Institutional investors are keen on the shares and will mop up any unwanted ones from the 28 million being offered to the public.
The company, despite embarrassment over paying off its chief executive before he even arrived, has a lot of upside.
Besides being a niche operator, it is fairly well shielded from new competition by a high-tech cum high-cost barrier of entry to its market. Testament to that is its 56 per cent share of the world market for collagen casings less than 30mm in diameter.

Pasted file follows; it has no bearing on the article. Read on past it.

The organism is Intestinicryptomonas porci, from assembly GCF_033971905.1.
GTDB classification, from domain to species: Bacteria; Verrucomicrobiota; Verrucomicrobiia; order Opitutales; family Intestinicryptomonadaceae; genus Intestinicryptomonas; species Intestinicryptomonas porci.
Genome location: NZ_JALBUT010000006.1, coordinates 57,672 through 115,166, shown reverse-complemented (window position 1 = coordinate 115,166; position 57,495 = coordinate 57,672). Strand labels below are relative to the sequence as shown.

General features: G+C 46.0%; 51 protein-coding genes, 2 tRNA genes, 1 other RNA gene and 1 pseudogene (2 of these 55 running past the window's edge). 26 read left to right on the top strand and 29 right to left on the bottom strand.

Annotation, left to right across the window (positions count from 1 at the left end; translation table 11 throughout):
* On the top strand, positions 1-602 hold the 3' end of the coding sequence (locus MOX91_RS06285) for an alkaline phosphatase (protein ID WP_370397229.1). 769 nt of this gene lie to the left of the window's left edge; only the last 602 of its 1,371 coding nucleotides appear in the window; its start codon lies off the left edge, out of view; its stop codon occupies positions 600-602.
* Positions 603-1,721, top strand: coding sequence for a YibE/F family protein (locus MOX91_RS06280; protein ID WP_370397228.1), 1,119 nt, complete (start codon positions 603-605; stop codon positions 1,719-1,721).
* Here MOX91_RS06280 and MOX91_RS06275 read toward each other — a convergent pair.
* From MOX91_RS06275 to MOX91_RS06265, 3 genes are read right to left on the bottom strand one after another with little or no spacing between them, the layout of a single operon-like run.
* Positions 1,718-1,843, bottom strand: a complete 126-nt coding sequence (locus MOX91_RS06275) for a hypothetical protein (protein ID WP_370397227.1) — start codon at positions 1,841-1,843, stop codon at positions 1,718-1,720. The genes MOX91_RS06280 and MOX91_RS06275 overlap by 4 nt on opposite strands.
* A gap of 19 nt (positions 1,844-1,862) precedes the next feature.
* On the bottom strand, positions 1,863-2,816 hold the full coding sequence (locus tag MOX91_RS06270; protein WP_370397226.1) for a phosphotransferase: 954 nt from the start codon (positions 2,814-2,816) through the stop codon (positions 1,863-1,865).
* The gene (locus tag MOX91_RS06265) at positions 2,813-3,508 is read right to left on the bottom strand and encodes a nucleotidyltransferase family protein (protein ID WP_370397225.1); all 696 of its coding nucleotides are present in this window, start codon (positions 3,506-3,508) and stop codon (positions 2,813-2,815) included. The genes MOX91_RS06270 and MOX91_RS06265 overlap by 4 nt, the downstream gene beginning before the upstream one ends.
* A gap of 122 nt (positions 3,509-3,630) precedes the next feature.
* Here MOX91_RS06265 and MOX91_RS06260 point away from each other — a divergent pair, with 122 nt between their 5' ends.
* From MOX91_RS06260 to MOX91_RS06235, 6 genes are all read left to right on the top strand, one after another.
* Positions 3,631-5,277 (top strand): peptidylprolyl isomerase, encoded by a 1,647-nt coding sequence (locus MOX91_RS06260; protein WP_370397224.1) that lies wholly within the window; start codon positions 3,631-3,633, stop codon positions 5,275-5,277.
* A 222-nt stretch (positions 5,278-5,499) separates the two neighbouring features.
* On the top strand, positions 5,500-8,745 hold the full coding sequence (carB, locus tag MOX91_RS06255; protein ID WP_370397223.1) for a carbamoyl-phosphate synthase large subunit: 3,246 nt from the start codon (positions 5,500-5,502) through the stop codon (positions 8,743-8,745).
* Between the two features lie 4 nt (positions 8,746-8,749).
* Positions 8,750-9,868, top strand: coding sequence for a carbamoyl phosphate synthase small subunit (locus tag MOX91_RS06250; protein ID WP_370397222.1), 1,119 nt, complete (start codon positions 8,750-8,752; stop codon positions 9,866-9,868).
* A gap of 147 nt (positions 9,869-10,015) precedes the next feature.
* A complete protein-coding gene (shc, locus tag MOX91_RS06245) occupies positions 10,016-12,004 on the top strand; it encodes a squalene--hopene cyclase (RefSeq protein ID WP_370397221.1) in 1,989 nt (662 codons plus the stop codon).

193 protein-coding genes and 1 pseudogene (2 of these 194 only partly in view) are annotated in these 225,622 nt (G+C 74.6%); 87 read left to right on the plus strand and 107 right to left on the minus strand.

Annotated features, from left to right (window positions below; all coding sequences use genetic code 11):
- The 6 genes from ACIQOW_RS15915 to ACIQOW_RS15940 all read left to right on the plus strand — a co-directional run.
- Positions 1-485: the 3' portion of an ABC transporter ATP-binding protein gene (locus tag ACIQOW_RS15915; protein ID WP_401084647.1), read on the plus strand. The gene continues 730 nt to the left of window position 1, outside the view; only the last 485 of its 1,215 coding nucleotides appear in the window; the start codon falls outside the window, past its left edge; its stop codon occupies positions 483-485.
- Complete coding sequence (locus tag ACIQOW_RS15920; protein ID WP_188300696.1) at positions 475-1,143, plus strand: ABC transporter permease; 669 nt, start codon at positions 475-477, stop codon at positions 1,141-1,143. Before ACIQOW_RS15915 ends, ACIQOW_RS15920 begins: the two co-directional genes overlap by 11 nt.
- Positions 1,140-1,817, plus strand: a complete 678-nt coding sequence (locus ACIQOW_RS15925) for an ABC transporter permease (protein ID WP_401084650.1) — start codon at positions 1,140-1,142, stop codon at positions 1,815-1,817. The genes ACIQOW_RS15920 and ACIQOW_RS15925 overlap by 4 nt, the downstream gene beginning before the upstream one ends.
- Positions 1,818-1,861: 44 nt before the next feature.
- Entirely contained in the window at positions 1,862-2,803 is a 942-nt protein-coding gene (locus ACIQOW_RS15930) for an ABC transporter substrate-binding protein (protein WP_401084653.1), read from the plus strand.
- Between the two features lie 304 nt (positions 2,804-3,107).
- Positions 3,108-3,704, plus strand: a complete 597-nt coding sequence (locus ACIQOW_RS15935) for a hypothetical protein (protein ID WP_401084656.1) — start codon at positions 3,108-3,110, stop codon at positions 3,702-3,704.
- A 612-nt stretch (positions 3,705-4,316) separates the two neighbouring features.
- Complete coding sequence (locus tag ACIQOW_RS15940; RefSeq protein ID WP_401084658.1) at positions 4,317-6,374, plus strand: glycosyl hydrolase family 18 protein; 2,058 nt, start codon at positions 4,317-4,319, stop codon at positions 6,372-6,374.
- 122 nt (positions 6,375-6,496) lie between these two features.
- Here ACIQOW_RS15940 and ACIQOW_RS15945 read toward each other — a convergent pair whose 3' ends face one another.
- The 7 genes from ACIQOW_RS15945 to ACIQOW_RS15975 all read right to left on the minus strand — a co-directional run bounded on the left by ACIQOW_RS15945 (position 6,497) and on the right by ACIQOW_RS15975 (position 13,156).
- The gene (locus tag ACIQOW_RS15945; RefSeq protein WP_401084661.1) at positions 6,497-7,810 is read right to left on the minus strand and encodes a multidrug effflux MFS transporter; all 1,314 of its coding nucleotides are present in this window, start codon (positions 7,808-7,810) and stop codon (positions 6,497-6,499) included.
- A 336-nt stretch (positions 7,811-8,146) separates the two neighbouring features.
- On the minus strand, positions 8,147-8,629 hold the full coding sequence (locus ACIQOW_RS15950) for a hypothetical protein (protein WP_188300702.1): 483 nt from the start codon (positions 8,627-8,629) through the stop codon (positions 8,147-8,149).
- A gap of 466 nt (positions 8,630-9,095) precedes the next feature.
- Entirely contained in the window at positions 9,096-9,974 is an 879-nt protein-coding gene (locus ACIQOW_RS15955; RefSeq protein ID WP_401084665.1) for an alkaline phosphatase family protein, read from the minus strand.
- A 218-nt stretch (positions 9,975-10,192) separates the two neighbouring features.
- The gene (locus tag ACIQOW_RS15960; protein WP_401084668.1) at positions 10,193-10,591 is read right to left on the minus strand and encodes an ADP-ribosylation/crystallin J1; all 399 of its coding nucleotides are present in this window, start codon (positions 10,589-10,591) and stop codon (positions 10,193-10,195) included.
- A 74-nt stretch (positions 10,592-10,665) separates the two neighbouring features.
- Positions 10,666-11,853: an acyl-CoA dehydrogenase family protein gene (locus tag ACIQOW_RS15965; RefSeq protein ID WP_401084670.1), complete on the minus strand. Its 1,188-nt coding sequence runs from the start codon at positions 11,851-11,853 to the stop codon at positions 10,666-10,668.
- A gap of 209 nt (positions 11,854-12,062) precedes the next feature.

It makes more than 150 collagen products, a solid base that is being progressively expanded as an alternative wrapping for other food, especially meats.
Sales of pounds 73m in 1990 rose to pounds 76.5m a year later and to pounds 82.7m in 1992. Operating profits in those years were pounds 16.2m, pounds 17.6m and pounds 22.1m. And underscoring the numbers for 1992 is the generation of pounds 25m of net cash.
Analysts expect Devro to make about pounds 26m for the current year, giving earnings per share of 13.6p. The prospective p/e on the 170p issue price is slightly above the sector average at 12.5.
Devro is set to go to a premium, and private investors should not let the issue be wrapped up by the institutions.